Seating is wraparound and begins with four-across forward-facing seats, all with flip armrests. Seating continues along the starboard side and across the bow. Stainless-steel rails run along the caprails. A table rises from the deck on an electric actuator to convert the bow into an al fresco dining area. With the table at “cushion height” a filler will turn the bow into a large sunpad.
As for fit and finish, all upholstery is Ultraleather diamond stitching with UV-resistant Tenera thread and there are separate headrests for the aft seats. Storage is under the side and forward seats and the forward seat is also fitted with an electric chill plate. Additional storage is in the deck. Stanchions have dedicated storage in the walkthrough bulwarks, and they’re used to support a Mediterranean sunshade. With that in place, and the extendable awning at the stern, the entire length of the boat can be protected from the sun.
We access the lower deck via a sliding door alongside the helm. A bug screen is conveniently fitted for maintaining airflow on those warm nights.
If the main deck features are focused on spending time during the day, the cabin is dedicated to spending nights. There are two sleeping areas, one forward and one aft, with an open space between occupied to port by a modest night galley and to starboard by the head. Headroom in the center area is 6’8” (2.03m). High gloss finished Mocha Oak adds to the upscale features. All doors are gasketed to prevent rattling while underway and they close with just a soft touch.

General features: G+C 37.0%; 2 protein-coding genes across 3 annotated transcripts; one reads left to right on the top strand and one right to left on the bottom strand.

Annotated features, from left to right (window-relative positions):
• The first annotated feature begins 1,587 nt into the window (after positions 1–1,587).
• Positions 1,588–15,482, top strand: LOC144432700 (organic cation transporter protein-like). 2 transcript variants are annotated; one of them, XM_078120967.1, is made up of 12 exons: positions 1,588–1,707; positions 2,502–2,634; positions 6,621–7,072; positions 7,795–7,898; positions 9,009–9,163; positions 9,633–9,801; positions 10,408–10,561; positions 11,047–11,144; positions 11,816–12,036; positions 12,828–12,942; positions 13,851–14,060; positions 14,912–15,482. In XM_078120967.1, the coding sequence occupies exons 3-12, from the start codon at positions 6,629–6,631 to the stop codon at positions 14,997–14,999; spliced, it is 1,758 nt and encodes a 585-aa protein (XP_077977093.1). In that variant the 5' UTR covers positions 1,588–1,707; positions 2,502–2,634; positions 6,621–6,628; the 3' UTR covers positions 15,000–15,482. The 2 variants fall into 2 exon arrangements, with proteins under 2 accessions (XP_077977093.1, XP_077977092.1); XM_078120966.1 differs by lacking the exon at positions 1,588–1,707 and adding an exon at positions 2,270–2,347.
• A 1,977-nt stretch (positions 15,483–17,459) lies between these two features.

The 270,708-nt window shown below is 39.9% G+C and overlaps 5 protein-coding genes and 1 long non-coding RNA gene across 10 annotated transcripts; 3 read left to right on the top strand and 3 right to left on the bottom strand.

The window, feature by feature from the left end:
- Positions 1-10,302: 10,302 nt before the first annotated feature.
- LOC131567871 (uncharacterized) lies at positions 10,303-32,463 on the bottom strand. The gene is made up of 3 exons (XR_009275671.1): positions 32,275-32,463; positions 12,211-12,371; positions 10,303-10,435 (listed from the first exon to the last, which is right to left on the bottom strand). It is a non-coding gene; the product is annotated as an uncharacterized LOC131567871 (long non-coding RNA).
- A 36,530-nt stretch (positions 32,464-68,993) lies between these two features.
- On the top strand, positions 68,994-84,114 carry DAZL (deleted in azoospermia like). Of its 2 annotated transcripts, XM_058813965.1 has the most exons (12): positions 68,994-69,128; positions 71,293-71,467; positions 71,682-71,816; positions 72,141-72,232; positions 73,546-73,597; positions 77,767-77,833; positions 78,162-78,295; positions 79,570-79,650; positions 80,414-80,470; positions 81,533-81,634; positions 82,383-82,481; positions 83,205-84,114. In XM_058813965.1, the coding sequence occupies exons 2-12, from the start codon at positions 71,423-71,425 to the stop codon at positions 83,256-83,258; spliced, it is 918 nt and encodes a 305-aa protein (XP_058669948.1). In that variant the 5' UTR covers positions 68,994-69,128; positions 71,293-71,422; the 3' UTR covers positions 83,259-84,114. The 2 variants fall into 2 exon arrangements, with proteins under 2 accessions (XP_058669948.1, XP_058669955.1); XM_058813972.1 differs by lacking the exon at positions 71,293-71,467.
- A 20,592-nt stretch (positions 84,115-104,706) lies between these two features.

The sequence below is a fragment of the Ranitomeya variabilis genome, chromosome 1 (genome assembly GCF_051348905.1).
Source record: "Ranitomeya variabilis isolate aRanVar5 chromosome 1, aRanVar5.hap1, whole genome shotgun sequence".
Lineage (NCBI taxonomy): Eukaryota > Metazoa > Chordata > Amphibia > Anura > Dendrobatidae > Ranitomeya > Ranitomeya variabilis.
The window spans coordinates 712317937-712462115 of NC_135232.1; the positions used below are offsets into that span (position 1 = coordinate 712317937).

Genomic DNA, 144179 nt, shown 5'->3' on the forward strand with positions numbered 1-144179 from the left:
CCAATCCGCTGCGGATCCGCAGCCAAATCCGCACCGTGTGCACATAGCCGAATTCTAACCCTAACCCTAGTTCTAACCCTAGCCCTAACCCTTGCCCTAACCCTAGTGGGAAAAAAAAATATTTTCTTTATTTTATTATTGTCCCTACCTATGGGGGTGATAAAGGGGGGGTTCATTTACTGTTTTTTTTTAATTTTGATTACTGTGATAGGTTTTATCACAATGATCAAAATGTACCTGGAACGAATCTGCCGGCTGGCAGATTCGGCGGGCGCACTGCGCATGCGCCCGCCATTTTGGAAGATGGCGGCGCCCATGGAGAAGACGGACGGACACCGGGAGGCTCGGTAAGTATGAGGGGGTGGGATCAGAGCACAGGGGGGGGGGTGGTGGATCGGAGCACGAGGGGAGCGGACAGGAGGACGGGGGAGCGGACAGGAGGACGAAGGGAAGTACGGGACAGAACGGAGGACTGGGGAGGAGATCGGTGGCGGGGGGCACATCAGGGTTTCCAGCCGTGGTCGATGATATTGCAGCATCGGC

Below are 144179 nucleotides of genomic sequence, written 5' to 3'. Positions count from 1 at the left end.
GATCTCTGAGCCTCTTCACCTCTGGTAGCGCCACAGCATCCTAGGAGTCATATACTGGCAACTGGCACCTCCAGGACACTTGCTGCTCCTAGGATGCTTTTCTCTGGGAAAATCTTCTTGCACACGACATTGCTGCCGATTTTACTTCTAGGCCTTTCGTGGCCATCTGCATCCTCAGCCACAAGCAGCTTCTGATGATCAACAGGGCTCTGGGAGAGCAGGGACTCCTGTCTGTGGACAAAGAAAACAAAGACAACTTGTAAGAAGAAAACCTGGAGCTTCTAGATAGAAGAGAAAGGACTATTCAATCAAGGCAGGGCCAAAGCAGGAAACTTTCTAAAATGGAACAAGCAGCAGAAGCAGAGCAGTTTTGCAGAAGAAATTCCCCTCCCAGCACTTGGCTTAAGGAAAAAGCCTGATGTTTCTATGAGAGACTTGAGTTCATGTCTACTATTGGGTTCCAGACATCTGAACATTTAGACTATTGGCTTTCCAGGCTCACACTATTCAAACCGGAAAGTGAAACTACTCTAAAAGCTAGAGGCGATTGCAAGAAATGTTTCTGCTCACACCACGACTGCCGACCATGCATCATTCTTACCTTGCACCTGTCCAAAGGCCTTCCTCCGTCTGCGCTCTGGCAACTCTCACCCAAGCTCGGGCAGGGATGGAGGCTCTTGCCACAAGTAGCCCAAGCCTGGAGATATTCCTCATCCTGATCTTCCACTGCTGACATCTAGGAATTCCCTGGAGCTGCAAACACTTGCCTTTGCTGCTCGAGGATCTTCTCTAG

The galley is to port at the bottom of the stairs. It includes open Corian counter space, a microwave and refrigeration. Other than two storage drawers that’s about it. This design scheme basically makes this a spot for throwing together a late-night snack or grabbing a beverage in the middle of the night. As for cooking, that’s all done on deck.
The head is fully featured with a Vacu-flush toilet, a sink, storage above and below and an opening portlight. Most surprising is the addition of a separate shower stall. Often, boats in this class will have a wet-head. Creating the space for a roomy head is one of the many advantages of having the galley located on the main deck.
The master is located forward and accessed through a pair of French doors. There’s an island berth with steps to both sides. Headroom is 6’7” (2.01 m) with 4’4” (1.32 m) over the berth. The entire room is bathed in natural light thanks to triple skylights across the overhead and another window joining to the port side that includes an opening portlight.